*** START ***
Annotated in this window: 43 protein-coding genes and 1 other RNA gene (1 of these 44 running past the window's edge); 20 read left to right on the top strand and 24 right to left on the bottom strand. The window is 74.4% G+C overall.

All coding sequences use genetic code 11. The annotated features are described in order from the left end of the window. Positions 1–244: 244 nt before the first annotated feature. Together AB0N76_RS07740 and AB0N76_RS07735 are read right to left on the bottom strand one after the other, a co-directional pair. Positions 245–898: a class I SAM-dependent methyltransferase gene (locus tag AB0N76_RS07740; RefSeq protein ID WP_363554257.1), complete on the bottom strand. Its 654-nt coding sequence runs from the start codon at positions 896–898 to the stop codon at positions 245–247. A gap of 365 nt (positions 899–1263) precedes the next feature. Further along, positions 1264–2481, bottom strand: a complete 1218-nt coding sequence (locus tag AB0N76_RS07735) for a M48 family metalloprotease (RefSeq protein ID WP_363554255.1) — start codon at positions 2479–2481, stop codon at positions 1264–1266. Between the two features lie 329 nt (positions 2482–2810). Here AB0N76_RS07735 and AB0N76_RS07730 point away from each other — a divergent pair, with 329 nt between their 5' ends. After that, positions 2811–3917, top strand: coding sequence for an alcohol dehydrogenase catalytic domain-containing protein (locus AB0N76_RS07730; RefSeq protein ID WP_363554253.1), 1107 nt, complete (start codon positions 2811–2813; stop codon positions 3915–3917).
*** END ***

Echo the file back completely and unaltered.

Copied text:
Annotated in this window: 43 protein-coding genes and 1 other RNA gene (1 of these 44 running past the window's edge); 20 read left to right on the top strand and 24 right to left on the bottom strand. The window is 74.4% G+C overall.

All coding sequences use genetic code 11. The annotated features are described in order from the left end of the window. Positions 1–244: 244 nt before the first annotated feature. Together AB0N76_RS07740 and AB0N76_RS07735 are read right to left on the bottom strand one after the other, a co-directional pair. Positions 245–898: a class I SAM-dependent methyltransferase gene (locus tag AB0N76_RS07740; RefSeq protein ID WP_363554257.1), complete on the bottom strand. Its 654-nt coding sequence runs from the start codon at positions 896–898 to the stop codon at positions 245–247. A gap of 365 nt (positions 899–1263) precedes the next feature. Further along, positions 1264–2481, bottom strand: a complete 1218-nt coding sequence (locus tag AB0N76_RS07735) for a M48 family metalloprotease (RefSeq protein ID WP_363554255.1) — start codon at positions 2479–2481, stop codon at positions 1264–1266. Between the two features lie 329 nt (positions 2482–2810). Here AB0N76_RS07735 and AB0N76_RS07730 point away from each other — a divergent pair, with 329 nt between their 5' ends. After that, positions 2811–3917, top strand: coding sequence for an alcohol dehydrogenase catalytic domain-containing protein (locus AB0N76_RS07730; RefSeq protein ID WP_363554253.1), 1107 nt, complete (start codon positions 2811–2813; stop codon positions 3915–3917).